By Elysia Marrs and Elayna Hugh – Jones
#1 “Meal plan, meal plan, meal plan!”
Picture this, it’s 6pm on a Thursday, you’re just back from a long day of lectures, you’re hangry as hell and those birds-eye potato waffles are calling your name…but trust me, there is a whole world of foods and flavours at your disposal if you just meal plan! As Iona Gannon, 2nd year nutrition student swears by, “an extra 30 minutes spent planning at the weekend will save you so much time and money, even just three speedy meals a week and you will thank yourself”. You never know, you might even be the next Gordan Ramsey, minus the raging temper hopefully!
#2 Club With Caution
Its no secret that Newcastle is THE place to be for a night out and you should 100% enjoy your newfound freedom until the cows come home…but do remember to be safe – sorry to sound like a mum! Whether its Digi on a Monday night, a rave at Cosmic Ballroom or just drinks at Revolution, there are lots of simple ways to keep yourself safe, and to help your parents sleep at night! Just let people know where you are, go out with friends you trust and stay vigilant. And obviously have some nights to remember…or not remember!
#3 Embrace The Change
If you’re feeling homesick at university, you’re not alone. Most us have experienced feelings of homesickness at some point during our studies. However, the abundance of activities, new experiences and adventures waiting for you at Newcastle are the perfect thing to take your mind off home, and switch your focus to all there is to gain.
Maral, a pharmacology Bsc student, half way through her first year, encourages you to: “Join societies because you will meet lots of different people!” With over 180 student run societies, Newcastle university is the perfect place to meet like minded people and try something new. There are tons of free “Give it a go” activities to pick from, including but not limited to: surf lessons, biscuit-making and trips to the best spots in Newcastle such as Tynemouth beach. All abilities are welcome, and no experience is necessary.
We know from experience that its a lot harder to reminisce about the things you love back home, when you’re challenging yourself to learn something new, exploring a new place, or losing yourself in the moment with new friends.
#4 Master your money
Oli, one of our 1st class zoology graduates, stresses that “Learning how to budget early saves so much stress with regards to money, especially as money often gets tighter as the years go on.” You may want to keep track of your spending habits and bills with a simple excel spreadsheet, so know your expected costs for the year. This way you know when you can splash some cash, without worrying about having to shake out the sofa for loose coins at the end of the year.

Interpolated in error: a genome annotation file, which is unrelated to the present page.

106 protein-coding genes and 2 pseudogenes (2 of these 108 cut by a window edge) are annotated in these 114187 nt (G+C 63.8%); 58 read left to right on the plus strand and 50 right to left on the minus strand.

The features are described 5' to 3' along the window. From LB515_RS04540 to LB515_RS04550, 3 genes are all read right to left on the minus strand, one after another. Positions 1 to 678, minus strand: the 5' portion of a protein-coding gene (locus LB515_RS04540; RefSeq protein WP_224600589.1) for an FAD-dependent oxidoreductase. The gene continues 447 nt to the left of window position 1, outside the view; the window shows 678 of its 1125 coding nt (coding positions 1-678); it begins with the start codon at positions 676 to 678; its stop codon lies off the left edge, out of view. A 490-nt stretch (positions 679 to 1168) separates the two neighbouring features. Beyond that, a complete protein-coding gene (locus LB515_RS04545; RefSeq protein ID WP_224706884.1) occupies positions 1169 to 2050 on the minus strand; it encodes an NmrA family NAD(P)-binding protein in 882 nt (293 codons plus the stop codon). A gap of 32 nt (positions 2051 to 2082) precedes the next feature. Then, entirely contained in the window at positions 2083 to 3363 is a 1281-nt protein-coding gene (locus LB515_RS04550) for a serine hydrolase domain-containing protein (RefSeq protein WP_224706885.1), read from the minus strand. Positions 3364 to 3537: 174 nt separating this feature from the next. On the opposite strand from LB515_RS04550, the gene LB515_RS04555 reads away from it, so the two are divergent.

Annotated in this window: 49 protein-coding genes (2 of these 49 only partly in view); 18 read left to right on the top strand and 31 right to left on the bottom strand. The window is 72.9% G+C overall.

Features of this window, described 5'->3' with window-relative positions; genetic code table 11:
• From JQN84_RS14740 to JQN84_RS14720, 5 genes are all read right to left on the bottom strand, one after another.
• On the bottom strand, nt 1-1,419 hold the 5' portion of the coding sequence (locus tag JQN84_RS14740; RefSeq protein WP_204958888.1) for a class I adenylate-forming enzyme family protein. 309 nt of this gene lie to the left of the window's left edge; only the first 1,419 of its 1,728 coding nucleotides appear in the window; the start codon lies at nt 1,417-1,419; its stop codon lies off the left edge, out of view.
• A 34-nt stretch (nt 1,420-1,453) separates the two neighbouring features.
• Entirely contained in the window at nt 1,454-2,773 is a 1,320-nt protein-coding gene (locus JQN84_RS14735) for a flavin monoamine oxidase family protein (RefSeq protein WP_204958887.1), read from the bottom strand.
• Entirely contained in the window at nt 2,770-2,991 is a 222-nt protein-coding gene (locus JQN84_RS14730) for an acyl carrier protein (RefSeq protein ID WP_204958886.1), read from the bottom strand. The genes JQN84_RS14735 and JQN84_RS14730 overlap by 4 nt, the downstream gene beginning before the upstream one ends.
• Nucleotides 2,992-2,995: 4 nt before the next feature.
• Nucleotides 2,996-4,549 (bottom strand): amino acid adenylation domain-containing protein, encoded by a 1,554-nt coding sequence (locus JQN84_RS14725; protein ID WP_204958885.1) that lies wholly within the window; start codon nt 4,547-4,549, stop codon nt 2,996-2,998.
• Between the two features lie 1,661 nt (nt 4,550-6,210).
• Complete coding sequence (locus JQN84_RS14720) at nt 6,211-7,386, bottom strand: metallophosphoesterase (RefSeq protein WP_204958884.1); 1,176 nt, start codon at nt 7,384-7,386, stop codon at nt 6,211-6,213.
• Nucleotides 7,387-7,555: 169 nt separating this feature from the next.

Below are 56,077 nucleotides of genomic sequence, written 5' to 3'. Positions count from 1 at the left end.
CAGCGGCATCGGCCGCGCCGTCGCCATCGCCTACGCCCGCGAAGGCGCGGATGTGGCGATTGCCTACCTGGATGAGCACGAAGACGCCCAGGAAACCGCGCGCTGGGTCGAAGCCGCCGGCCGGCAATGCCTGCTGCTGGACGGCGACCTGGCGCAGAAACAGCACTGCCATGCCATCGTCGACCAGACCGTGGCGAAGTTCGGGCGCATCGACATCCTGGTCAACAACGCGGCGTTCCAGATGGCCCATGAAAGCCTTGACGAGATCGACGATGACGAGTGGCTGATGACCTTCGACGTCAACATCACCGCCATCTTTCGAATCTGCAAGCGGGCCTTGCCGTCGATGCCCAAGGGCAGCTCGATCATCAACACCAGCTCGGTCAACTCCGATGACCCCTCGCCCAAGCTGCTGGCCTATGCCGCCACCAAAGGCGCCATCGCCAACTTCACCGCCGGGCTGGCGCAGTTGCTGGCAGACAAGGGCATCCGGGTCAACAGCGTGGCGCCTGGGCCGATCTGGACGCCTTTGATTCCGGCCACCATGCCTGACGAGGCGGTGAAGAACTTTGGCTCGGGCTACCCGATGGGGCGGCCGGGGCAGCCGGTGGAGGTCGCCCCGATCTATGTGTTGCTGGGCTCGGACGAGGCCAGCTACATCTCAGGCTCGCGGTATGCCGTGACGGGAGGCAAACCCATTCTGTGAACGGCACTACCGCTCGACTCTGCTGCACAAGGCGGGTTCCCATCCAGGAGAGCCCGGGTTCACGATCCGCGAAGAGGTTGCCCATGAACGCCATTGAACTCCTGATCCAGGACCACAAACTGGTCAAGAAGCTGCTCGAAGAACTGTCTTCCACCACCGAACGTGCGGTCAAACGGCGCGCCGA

#5 Managing your workload
Find out which organisation methods work best for you. A few examples are a diary, an annual calendar, or a daily timetable. First year pharmacology student, Maral, loves having “a weekly to do list to stay organised and keep on top of deadlines.” Keep in mind that what works for someone else may not be effective for you; the beginning of the year is the time for trial and error, and to set up good habits for the rest of your studies. Oli however, prefers a timetabling method: “Breaking work down into manageable chunks gets you into good habits for later years when there is more work to do.” (link to blog post on study tips and organisation.)
#6 Don’t put all your friends in one basket
Oli also recommends to: “be open to socialising with multiple social groups. Surrounding yourself with a large variety of people with diverse backgrounds and interests may show you different perspectives and allow you to learn from new experiences.” Friendships evolve and grow, and you are likely to have different dynamics with different people. From Oli’s experience: “first year is about discovering the types of people you want to be around.” You never know what’s around the corner, so let this be your sign to go find the Dwight to your Michael!
#7 Talk About It
Everyone knows that moving away from home to university is a big step, in fact it’s a bit of a leap, and it comes with all its own emotional challenges; heavy workload, new friendships, new city – promise I’m not trying to scare you! – but the best way to make the most of the change is to talk about it. Whether it be to family, friends, professionals or even the lady at the Tesco till (yes I have cried at the supermarket before), talking about what’s on your mind is the best therapy. 2nd year Biomedical Sciences student, Abbie, suggests “Don’t be afraid to contact and make the most of your peer mentor, I felt a lot better after speaking to mine the first few weeks.”
Like what you see? There’s plenty more student secrets… if you know where to look! Keep an eye out for our upcoming posts giving you the inside scoop…
Written By: Elysia Marrs, Elayna Hugh-Jones